Sweat glands in the human epidermis:
Diagrammatically represented (top)
Isolated vertical cross-section (Right)
Isolated horizontal cross-section (left)
Staying cool this ridiculous summer, fellow North Americans? Even if you’re hot and miserable and sweaty, your body knows how to keep its organs at the optimal temperature - that’s why you sweat in the heat in the first place!
Unlike other mammals that sweat for thermoregulation (such as oxen and horses), humans largely sweat from their eccrine sweat glands, which are not directly connected to hair follicles. Eccrine sweat glands secrete mostly water, with a few electrolytes (mostly NaCl, which is why sweat tastes salty). The amount we sweat is regulated by the hypothalamus and the contraction of cells surrounding the eccrine glands, and is influenced by hormone release and internal body temperature.
The water secreted by the eccrine sweat glands utilizes a process called evaporative cooling to reduce the surface temperature of the skin, which in turn reduces the temperature of the blood flowing through the expanded arterioles near the skin surface, and that blood flows through the body and keeps the organs and muscles at a relatively constant temperature. Sweat glands are coil-shaped, with a bulbous sac at the bottom that filters blood plasma to produce sweat. When the cells surrounding the sac and coil are triggered, they contract, pushing that sweat to the surface of the skin.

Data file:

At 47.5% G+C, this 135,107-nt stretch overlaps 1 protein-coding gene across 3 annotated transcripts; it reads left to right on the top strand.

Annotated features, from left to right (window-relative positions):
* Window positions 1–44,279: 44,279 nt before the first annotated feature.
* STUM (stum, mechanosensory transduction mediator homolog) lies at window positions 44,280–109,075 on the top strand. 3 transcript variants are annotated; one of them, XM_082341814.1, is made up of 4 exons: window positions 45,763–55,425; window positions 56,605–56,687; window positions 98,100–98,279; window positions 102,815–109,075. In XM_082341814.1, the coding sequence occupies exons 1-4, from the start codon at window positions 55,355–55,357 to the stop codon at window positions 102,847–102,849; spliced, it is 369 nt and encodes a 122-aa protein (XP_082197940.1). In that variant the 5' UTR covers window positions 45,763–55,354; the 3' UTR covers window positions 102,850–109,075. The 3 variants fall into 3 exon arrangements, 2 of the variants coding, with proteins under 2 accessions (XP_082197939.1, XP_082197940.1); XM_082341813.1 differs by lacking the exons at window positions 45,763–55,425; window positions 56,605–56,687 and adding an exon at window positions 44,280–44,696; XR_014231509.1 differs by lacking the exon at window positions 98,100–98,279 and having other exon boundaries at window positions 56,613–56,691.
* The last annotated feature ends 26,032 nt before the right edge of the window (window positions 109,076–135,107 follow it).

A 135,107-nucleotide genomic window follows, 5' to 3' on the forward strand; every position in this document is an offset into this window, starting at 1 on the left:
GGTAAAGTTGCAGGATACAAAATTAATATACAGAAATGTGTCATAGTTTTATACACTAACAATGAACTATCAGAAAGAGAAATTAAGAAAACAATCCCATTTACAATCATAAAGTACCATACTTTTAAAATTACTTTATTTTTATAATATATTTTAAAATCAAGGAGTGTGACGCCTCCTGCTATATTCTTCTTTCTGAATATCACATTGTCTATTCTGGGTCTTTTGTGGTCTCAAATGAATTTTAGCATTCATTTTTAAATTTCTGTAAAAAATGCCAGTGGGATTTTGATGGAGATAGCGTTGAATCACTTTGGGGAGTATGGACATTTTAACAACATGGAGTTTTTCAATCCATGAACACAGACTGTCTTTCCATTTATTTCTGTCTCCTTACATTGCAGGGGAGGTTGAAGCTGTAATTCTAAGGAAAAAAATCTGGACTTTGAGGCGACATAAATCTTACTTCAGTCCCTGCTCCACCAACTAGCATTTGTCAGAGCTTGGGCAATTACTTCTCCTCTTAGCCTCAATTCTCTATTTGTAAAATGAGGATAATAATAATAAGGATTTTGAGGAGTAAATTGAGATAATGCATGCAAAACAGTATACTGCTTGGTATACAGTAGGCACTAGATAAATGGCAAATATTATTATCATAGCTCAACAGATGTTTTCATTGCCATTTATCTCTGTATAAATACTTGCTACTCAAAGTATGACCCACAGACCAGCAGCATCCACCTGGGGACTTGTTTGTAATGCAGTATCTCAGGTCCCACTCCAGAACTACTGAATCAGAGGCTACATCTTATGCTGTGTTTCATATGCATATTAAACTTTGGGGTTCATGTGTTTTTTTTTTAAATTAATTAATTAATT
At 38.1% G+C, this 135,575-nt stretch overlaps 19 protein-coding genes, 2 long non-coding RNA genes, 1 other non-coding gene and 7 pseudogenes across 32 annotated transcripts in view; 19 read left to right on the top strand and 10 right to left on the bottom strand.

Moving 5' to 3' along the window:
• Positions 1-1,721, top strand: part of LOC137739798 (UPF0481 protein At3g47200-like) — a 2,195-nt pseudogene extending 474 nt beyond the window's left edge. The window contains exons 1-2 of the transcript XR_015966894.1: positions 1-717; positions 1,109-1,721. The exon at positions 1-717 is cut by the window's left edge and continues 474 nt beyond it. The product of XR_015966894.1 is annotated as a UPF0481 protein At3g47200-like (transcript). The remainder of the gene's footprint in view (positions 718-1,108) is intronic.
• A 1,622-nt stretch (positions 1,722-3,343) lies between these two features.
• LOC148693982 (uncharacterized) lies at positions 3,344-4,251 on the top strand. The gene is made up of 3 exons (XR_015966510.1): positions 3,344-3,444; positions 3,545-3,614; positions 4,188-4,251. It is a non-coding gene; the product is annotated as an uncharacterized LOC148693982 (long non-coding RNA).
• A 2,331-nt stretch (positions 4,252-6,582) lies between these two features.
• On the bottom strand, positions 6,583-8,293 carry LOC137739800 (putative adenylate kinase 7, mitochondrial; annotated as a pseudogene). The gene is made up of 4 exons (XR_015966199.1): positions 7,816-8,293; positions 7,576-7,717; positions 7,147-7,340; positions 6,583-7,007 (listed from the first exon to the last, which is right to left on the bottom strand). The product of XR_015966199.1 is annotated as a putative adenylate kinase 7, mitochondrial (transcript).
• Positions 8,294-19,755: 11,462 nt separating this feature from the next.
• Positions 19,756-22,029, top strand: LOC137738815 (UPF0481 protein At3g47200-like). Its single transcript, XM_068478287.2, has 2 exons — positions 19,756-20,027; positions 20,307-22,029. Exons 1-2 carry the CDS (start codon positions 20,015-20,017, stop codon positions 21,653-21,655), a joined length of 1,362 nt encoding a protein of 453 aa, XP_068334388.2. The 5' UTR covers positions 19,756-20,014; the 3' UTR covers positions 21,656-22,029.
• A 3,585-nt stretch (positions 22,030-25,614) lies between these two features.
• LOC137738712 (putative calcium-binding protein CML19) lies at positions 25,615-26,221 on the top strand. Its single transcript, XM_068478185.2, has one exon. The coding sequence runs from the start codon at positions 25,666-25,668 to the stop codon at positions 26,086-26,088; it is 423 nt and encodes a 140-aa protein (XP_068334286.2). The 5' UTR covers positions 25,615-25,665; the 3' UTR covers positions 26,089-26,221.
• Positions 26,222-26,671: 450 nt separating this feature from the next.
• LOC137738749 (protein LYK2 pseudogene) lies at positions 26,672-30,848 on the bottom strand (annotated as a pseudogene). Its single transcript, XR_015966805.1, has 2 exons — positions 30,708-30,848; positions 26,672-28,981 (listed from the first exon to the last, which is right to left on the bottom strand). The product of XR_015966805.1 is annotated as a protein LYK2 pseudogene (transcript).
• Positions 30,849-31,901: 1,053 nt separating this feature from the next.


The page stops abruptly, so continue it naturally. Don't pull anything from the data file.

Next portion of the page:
We also have apocrine sweat glands (the only functional thermoregulatory glands in horses and other sweaty mammals), but they’re largely restricted to the armpits, areola, and perianal region. Their secretions are not as simple as eccrine sweat glands - they’re typically milky-white and contain hormones and additional components of blood plasma that bacteria *love* to chow down. Those bacteria produce stinky excretions of their own, and that’s what causes smelly armpits!
When you use deodorant, the substance you apply works by breaking down the components excreted by bacteria that cause the smell, and masking any residual stink that can’t be broken down. Antiperspirants function by plugging the openings of the sweat pores, so that sweat can’t escape. This is usually done with small particles of aluminum. Despite misconceptions, blocking the sweat glands does not cause breast cancer, though some people experience adverse effects due to allergies to aluminum or other ingredients.
Top: Anatomy, Descriptive and Applied. Henry Gray et al, 1910.
Bottom: Diseases of the skin; a text-book for students and practitioners. J.M.H. Macleod, 1920.